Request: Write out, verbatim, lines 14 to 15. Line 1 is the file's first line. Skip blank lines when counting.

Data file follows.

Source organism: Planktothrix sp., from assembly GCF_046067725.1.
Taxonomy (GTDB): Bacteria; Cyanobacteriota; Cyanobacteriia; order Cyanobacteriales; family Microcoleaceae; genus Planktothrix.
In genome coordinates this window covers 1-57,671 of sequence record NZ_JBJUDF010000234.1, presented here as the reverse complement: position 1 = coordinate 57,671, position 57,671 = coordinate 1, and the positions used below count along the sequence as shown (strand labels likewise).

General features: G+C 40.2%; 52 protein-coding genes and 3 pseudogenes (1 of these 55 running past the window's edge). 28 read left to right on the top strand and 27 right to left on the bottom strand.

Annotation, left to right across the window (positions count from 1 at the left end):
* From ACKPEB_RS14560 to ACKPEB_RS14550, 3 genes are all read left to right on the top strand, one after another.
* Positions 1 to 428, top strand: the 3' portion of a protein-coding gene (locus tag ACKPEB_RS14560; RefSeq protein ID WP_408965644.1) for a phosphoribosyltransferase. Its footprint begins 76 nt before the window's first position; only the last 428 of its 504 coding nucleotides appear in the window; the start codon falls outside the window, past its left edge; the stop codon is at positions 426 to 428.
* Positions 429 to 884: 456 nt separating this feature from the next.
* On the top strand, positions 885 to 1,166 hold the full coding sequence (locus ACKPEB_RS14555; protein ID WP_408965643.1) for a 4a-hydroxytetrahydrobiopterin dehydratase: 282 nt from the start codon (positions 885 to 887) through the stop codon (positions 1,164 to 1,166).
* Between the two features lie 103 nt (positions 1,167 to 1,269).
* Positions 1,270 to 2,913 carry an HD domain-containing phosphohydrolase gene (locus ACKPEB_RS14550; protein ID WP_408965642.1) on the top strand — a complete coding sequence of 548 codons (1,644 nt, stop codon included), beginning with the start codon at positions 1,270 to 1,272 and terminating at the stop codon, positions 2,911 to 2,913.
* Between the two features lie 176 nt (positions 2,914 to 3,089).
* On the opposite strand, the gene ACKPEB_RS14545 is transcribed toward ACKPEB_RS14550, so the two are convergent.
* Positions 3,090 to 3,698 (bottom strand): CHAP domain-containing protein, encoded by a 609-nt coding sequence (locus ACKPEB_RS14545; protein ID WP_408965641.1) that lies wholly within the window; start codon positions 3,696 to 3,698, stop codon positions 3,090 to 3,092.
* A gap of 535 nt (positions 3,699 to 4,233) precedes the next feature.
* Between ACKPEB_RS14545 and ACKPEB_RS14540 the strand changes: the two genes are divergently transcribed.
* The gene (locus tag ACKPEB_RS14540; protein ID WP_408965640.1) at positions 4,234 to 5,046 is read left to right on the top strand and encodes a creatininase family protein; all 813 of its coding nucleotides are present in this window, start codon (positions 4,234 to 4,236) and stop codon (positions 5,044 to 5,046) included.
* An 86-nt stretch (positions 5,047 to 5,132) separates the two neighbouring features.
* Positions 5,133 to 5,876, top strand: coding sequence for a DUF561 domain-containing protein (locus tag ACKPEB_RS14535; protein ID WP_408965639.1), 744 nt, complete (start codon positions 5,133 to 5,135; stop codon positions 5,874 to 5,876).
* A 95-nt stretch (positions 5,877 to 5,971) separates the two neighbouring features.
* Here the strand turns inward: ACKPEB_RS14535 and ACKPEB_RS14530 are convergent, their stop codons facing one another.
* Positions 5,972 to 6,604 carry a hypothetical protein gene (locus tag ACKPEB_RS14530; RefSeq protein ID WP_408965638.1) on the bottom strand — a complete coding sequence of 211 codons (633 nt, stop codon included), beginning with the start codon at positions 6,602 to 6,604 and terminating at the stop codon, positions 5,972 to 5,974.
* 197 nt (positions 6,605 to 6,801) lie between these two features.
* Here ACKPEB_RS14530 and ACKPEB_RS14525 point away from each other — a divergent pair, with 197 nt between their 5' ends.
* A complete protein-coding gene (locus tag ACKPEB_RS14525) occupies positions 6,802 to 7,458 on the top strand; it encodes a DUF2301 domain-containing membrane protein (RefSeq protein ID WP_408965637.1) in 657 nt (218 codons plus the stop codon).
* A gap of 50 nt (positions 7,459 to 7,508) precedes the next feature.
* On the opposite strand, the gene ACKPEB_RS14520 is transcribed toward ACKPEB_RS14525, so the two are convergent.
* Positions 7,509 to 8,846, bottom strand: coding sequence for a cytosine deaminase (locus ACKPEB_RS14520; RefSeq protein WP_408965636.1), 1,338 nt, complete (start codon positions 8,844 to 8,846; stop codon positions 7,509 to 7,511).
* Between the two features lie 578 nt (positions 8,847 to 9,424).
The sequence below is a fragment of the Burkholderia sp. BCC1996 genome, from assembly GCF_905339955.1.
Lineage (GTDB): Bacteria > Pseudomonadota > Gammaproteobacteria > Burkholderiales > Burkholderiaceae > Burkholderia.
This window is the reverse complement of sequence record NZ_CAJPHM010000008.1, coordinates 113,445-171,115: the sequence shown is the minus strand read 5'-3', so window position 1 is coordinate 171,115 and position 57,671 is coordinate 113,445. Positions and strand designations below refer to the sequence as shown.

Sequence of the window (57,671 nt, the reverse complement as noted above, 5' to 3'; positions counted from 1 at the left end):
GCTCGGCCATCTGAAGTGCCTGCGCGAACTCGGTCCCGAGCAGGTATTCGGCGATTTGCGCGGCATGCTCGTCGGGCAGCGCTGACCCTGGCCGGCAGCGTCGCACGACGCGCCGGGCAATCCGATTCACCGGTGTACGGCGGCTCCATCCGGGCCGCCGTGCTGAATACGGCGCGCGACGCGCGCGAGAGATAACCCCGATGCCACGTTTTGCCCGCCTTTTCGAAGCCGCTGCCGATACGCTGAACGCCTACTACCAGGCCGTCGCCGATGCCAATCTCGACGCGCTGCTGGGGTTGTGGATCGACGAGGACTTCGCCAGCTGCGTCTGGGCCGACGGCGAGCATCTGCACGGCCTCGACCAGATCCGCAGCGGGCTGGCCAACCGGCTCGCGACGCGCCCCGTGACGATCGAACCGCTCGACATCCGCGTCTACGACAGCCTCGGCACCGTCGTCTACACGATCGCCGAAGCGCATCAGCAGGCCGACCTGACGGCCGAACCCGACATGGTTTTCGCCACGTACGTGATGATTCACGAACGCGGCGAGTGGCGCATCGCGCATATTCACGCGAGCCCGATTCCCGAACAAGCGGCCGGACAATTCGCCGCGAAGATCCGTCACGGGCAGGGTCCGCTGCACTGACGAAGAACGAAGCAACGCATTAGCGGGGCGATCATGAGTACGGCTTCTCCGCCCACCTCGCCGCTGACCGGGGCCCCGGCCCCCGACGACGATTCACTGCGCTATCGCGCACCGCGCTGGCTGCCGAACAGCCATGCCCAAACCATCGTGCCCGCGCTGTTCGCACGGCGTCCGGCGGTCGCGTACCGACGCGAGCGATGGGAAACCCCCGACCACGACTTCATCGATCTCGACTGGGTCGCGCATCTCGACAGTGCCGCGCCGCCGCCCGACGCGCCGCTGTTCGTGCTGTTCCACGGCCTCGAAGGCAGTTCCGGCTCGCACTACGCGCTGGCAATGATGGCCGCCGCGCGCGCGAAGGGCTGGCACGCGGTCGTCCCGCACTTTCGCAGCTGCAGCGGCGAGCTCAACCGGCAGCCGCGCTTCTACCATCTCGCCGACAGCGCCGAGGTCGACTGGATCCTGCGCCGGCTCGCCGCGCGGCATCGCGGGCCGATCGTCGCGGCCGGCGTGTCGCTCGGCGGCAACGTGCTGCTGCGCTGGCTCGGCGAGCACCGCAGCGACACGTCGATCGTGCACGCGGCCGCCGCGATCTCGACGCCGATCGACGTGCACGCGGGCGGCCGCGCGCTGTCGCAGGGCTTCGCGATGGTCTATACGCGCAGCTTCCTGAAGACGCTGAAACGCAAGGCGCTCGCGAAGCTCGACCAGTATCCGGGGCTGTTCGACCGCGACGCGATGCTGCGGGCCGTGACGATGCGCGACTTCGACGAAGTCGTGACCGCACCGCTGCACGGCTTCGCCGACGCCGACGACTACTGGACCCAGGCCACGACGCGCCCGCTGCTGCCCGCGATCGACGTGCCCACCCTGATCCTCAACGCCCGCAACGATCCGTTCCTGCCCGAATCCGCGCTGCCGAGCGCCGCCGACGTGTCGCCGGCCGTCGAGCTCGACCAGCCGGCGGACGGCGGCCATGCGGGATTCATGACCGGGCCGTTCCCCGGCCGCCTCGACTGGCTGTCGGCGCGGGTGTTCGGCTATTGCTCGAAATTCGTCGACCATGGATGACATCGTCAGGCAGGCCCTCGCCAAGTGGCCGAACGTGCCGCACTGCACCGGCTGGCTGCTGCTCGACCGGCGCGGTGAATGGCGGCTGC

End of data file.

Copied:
* Positions 3,090 to 3,698 (bottom strand): CHAP domain-containing protein, encoded by a 609-nt coding sequence (locus ACKPEB_RS14545; protein ID WP_408965641.1) that lies wholly within the window; start codon positions 3,696 to 3,698, stop codon positions 3,090 to 3,092.
* A gap of 535 nt (positions 3,699 to 4,233) precedes the next feature.